Bell was drafted out of high school by the Minnesota Twins with the eighty overall pick of the 1984 amateur draft. Perhaps due to the youth when selected, Bell never had much of chance with the Twins, being dealt to the Tribe a year later in a trade-deadline acquisition. A contender in 1985, the Twins needed pitching and got it in the form of all-star hurler Bert Blyleven. The Indians received Bell and several other minor players for their ace pitcher. The move did not propel the Twins to the postseason that year. However, Blyleven was a key component to the 1987 World Series championship squad. A good deal for the Twins.
Meanwhile, Cleveland had hoped Bell could be to the infield what Joe Carter and Cory Snyder were to the outfielder – an all-star quality hitter. The hope was Bell, now 20, would come into his own within a couple years and help spark Cleveland to a better age of baseball. As we all know now, a trade for a shotstop would eventually do that, though his name was Omar Vizquel and that was about a decade later.
By Craig Gifford
These days, Ryan Ludwick is a power hitter in the middle of the batting order for a Cincinnati Reds team that has World Series aspirations. Things were not always a bowl of cherries for the 34-year-old outfielder. To get to a world of big league success, Ludwick first had to bounce around the minor leagues and several organizations.
Among Ludwick’s early stops was the Cleveland Indians. The Tribe was actually Ludwick’s third club, however, the first to give him any prolonged shot at the majors.
By Christian Petrila
You would expect a guy who hit .284 in 226 games with the Indians to have more than 39 RBI, right?
Alex Cole was an exception to the rule.
Cole was drafted in the second round of the 1985 amateur draft by the St. Louis Cardinals. He played in the minors for St. Louis, but never got the opportunity to play there due in part to the firm hold Willie McGee had on centerfield. Finally, in 1990, the Cardinals decided to do Cole a favor and send him and Steve Peters to San Diego in exchange for Omar Olivares. Cole spent the first few months in the minors, but in July, he was shipped to Cleveland for Tom Lampkin.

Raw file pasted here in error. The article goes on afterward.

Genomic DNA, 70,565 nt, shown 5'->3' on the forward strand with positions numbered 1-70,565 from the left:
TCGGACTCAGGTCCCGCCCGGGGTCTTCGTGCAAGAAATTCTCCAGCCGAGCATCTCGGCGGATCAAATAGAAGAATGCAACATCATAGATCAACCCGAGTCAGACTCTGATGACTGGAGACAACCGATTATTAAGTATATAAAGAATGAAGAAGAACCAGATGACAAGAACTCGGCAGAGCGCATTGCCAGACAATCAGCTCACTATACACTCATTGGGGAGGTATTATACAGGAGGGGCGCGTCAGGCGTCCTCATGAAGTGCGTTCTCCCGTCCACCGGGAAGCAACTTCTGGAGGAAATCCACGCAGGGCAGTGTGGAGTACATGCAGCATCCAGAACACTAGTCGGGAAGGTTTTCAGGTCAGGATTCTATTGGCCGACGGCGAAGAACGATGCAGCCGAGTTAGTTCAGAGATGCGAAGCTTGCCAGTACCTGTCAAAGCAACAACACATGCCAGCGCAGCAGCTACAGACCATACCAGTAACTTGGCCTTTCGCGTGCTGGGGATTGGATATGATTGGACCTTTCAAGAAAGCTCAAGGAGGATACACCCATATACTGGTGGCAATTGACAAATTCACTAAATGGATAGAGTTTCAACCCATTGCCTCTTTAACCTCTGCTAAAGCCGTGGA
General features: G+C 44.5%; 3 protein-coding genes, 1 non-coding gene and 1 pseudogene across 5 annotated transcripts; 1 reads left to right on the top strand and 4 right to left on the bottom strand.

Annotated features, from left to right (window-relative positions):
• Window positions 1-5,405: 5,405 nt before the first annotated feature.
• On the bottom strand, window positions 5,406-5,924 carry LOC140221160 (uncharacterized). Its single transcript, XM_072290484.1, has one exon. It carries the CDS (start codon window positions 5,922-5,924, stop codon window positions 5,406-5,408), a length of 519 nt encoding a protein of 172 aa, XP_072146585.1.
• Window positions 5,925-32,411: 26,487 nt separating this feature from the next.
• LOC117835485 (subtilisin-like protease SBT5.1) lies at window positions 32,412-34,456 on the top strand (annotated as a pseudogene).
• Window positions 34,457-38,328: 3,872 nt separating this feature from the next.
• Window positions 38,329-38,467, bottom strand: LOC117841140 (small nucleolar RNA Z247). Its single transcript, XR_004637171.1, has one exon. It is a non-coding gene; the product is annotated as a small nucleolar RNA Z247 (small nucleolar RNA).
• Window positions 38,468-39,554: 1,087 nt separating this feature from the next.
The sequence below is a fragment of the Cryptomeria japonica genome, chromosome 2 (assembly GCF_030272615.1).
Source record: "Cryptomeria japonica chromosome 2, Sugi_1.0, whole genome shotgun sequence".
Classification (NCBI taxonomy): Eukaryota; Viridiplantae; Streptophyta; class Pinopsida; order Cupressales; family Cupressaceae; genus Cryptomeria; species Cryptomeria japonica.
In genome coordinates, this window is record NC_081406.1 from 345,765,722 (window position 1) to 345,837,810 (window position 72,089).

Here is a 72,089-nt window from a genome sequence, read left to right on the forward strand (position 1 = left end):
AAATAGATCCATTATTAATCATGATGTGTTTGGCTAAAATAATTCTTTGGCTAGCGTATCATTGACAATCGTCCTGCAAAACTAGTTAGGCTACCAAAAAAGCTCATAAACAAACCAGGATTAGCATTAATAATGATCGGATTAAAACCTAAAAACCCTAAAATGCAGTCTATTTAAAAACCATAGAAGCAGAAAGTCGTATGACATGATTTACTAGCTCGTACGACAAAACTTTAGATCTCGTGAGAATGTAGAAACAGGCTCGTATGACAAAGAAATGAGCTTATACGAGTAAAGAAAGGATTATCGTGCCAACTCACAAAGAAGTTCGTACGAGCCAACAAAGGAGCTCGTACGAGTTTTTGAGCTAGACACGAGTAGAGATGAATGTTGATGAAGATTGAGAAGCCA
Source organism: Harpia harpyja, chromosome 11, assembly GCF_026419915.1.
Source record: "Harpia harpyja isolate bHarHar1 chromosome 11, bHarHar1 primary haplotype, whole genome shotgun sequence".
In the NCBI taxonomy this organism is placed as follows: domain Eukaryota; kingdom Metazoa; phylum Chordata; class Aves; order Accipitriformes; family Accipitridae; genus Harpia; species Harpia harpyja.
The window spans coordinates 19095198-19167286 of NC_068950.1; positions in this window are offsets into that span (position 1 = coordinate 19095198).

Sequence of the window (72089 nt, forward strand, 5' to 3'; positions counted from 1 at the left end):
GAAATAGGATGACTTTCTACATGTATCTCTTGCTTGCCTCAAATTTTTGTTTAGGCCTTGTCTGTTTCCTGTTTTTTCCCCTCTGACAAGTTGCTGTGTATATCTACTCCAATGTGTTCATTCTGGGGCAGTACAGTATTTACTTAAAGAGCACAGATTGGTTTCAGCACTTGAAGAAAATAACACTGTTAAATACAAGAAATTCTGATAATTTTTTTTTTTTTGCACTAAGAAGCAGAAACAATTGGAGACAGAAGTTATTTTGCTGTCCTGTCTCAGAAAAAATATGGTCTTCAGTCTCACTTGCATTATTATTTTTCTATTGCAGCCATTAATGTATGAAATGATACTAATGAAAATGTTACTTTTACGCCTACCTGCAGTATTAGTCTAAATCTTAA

By Craig Gifford
When Roger Maris hit his then-record 61 home runs in 1961, it came out of nowhere. Few people saw the kind of power Maris displayed that season coming. That especially includes the Cleveland Indians who had him on their team just three years earlier.
Maris, who is best known for breaking Babe Ruth‘s record 60 homers in a season, got his start with the Tribe. On April 16, 1957, the 22-year-old right fielder received his first taste of the major leagues. After four seasons in the Indians’ minor league system, Maris was finally ready for the big show. He showed a little pop in his bat as a first-year player, but nowhere near the show he would put on four seasons later.
This week’s Flash in a Pan completed the cycle. No, I don’t mean he hit a single, double, triple and home run in one game. This athlete started his career in Cleveland and played nine seasons elsewhere before finishing his career back in an Indians jersey. He may also be more well-known for being involved in a trade that brought Cleveland one of its most beloved players.
This week, the player is Ed Taubensee.
Taubensee was originally drafted by the Cincinnati Reds in the sixth round of the 1986 draft. However, Taubensee’s career in the Reds system never really took off, as he hit below .200 in two of his five seasons there. The Oakland A’s chose him in the Rule 5 draft after the 1990 season, but he was placed on waivers before the 1991 season started. That’s where the Indians came in.
By Craig Gifford
When the Indians of the 1990s were known to have an all-star at nearly every position on the big league roster, there was many a deserving minor leaguer who could not find his way out of the bush leagues. Among the most notable was a first baseman named Sean Casey.
Drafted in the second round of the 1995 amateur draft, Casey surpassed his expectations as a high draft choice. By late 1997, he was playing at Triple-A Buffalo. At every stop along the minor league circuit, Casey was raking the ball. He batted well above .300 at all three levels of the minors. He was a high-average hitter, who could also hit the long bomb 20-30 times.
Signed by the Houston Astros as an amateur free agent in 1978, Espinoza didn’t become an Indian until 1993 when he signed as a free agent. He would play in 344 games over four seasons for the Indians. He hit .252 with 11 home runs and 74 RBI in those four seasons. However, he may best be known for his antics and one memorable slide.
Espinoza was a clubhouse clown for the Indians. He was the loose, a down-to-Earth guy in the dugout. One of his favorite things to do was to blow a bubble and then stick it to the top of a teammate’s hat. While Espinoza and others would be cracking up, the victim would have absolutely no idea. The reactions when the player finally found out what was on his hat ranged from rage to joining his teammates in laughter.